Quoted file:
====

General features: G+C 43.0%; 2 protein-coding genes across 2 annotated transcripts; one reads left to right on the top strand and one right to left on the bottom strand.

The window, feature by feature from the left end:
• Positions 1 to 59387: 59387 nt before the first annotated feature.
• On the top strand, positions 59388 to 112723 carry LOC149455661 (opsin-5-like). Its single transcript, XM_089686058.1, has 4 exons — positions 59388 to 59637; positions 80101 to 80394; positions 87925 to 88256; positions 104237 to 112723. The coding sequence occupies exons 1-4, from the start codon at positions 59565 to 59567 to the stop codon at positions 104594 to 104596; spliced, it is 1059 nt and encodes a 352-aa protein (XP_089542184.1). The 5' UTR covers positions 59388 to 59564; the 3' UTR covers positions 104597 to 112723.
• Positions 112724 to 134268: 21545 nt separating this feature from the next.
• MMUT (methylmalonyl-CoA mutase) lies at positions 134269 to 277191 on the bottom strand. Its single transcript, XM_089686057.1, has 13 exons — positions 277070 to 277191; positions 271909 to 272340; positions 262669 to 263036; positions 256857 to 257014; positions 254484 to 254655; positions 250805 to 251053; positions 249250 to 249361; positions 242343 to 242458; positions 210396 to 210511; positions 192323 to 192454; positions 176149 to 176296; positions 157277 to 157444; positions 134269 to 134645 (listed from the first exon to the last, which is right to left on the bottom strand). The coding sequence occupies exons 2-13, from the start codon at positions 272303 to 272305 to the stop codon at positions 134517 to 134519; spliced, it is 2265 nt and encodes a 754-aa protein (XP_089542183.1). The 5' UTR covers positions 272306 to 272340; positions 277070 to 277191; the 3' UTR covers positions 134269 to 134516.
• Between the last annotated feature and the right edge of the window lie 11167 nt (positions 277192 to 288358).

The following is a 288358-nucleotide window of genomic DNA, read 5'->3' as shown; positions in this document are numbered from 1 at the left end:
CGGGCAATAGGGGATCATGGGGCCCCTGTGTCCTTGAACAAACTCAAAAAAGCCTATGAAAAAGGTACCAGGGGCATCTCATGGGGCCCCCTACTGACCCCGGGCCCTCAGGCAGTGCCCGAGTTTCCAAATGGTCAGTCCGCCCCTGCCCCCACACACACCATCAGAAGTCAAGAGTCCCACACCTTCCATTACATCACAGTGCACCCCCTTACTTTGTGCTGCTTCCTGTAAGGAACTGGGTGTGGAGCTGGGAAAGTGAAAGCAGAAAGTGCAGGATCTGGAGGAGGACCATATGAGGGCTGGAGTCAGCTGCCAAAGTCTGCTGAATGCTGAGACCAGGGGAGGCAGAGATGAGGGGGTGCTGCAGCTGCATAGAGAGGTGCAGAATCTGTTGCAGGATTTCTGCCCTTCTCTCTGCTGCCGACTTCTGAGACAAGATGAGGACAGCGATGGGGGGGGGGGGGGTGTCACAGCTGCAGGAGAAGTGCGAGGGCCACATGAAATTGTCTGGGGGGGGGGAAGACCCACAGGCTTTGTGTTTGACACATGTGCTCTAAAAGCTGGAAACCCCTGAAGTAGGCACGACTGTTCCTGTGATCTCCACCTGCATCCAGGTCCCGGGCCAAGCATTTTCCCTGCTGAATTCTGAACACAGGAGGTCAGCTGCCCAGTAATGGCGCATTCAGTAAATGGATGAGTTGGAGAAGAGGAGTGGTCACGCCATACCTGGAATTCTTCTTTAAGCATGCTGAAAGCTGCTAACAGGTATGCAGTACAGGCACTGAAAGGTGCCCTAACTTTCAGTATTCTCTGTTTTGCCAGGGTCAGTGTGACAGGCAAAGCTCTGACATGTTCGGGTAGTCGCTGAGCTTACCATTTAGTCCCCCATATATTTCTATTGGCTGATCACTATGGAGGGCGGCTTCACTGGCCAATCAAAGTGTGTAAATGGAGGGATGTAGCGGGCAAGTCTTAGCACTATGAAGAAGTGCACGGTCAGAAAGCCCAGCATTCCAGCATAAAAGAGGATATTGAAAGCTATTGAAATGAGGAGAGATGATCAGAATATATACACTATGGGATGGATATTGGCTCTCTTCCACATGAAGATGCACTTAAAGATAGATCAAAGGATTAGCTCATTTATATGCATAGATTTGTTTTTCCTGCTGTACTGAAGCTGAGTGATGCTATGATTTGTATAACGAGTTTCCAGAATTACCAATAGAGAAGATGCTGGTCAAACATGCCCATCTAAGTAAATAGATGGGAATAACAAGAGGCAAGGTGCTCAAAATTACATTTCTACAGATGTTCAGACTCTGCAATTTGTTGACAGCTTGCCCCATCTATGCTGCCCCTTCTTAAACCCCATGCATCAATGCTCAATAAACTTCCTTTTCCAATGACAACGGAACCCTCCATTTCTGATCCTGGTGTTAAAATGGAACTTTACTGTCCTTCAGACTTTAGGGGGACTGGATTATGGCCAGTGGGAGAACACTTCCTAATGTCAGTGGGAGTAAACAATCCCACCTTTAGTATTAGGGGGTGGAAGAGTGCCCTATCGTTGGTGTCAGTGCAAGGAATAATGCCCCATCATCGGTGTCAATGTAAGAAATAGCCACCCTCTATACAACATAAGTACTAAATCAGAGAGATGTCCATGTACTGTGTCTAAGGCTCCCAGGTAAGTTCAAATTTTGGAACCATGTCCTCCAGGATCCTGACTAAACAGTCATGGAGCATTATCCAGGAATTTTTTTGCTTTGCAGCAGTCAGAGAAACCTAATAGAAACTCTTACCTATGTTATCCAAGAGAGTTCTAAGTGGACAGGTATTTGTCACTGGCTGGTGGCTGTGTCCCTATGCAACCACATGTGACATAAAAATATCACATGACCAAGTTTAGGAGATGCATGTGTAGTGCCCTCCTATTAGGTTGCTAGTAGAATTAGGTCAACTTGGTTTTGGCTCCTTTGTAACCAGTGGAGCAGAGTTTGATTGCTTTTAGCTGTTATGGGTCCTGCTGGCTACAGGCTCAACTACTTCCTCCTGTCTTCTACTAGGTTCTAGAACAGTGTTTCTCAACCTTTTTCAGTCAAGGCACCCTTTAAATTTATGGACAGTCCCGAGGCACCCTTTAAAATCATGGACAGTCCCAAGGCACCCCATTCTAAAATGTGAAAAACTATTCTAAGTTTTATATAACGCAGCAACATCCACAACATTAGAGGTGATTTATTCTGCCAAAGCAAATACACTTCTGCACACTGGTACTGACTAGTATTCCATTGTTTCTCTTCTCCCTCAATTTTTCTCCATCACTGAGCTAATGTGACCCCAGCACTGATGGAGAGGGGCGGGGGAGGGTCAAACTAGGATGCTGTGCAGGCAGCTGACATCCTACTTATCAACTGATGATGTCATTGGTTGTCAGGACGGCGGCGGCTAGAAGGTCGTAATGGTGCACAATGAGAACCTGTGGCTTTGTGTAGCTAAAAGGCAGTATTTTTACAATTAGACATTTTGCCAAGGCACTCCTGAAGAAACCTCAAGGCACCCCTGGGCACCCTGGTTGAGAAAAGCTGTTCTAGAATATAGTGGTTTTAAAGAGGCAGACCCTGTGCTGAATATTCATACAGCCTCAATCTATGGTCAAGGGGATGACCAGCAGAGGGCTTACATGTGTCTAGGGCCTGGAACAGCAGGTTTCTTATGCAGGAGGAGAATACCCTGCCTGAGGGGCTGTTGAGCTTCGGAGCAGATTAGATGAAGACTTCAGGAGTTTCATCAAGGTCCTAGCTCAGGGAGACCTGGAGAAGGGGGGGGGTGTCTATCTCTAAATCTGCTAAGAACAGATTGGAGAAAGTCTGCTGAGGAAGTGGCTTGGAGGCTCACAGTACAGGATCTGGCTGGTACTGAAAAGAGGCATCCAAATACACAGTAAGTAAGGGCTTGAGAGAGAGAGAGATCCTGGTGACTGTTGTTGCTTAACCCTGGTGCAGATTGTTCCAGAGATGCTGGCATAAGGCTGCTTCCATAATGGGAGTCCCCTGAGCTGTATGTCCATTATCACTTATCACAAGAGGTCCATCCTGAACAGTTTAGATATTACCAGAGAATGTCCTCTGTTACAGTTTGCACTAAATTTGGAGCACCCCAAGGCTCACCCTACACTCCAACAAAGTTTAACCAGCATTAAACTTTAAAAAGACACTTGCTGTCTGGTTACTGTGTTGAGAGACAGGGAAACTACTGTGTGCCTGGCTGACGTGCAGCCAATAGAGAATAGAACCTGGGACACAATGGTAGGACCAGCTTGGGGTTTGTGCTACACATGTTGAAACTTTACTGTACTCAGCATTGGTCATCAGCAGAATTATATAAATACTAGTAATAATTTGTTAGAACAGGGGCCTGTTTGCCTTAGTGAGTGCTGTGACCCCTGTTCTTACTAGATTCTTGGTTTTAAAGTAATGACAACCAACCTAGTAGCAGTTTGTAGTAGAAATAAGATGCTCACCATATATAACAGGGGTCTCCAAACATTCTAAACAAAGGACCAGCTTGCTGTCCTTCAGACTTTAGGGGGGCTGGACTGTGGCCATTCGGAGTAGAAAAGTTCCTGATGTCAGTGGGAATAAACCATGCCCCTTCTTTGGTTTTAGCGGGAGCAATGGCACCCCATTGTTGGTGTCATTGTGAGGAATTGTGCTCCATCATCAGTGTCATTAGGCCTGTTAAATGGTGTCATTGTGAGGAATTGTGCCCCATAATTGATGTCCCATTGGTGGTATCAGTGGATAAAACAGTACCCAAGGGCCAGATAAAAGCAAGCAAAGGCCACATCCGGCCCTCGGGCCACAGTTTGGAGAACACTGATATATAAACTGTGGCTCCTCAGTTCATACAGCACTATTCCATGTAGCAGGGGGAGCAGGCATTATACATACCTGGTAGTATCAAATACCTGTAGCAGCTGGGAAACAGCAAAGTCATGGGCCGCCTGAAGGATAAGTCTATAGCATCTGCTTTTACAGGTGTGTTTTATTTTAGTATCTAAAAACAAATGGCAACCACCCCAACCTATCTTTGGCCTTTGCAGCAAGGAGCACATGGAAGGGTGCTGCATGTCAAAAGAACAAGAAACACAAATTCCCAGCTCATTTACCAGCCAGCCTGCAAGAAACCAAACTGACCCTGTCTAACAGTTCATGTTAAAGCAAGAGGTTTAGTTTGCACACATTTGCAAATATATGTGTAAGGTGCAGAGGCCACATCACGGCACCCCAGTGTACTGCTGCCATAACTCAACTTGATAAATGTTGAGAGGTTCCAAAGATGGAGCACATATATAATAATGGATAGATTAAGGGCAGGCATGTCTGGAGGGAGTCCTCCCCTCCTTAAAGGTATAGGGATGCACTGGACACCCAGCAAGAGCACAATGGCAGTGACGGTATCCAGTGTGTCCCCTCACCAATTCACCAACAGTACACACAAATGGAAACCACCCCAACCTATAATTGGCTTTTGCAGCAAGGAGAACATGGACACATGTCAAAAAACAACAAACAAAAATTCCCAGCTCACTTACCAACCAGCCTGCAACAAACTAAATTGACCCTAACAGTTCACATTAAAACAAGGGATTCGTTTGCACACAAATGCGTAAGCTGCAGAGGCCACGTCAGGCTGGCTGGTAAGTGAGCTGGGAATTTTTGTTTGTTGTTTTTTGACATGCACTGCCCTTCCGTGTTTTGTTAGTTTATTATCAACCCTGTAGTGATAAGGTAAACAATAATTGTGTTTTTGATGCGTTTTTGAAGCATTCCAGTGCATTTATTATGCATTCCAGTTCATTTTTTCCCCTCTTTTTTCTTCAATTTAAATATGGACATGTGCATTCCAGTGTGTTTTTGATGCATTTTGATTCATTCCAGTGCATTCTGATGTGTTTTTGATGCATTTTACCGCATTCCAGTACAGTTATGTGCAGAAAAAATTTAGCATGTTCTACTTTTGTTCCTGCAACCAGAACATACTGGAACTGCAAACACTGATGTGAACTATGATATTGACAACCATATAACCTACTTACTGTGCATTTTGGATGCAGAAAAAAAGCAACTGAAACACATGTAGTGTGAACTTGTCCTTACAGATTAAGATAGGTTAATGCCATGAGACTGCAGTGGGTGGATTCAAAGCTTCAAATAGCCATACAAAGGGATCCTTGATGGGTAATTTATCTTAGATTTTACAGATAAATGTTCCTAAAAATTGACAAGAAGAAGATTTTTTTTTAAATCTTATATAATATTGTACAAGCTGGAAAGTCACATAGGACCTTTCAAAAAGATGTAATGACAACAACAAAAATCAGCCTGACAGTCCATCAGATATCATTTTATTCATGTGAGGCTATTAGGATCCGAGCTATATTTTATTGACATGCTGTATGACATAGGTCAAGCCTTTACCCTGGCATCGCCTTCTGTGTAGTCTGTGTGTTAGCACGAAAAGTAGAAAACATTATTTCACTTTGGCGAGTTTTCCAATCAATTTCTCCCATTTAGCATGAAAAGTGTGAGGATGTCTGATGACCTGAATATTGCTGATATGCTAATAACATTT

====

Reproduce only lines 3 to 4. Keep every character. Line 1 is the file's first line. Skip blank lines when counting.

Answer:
• Positions 1 to 59387: 59387 nt before the first annotated feature.
• On the top strand, positions 59388 to 112723 carry LOC149455661 (opsin-5-like). Its single transcript, XM_089686058.1, has 4 exons — positions 59388 to 59637; positions 80101 to 80394; positions 87925 to 88256; positions 104237 to 112723. The coding sequence occupies exons 1-4, from the start codon at positions 59565 to 59567 to the stop codon at positions 104594 to 104596; spliced, it is 1059 nt and encodes a 352-aa protein (XP_089542184.1). The 5' UTR covers positions 59388 to 59564; the 3' UTR covers positions 104597 to 112723.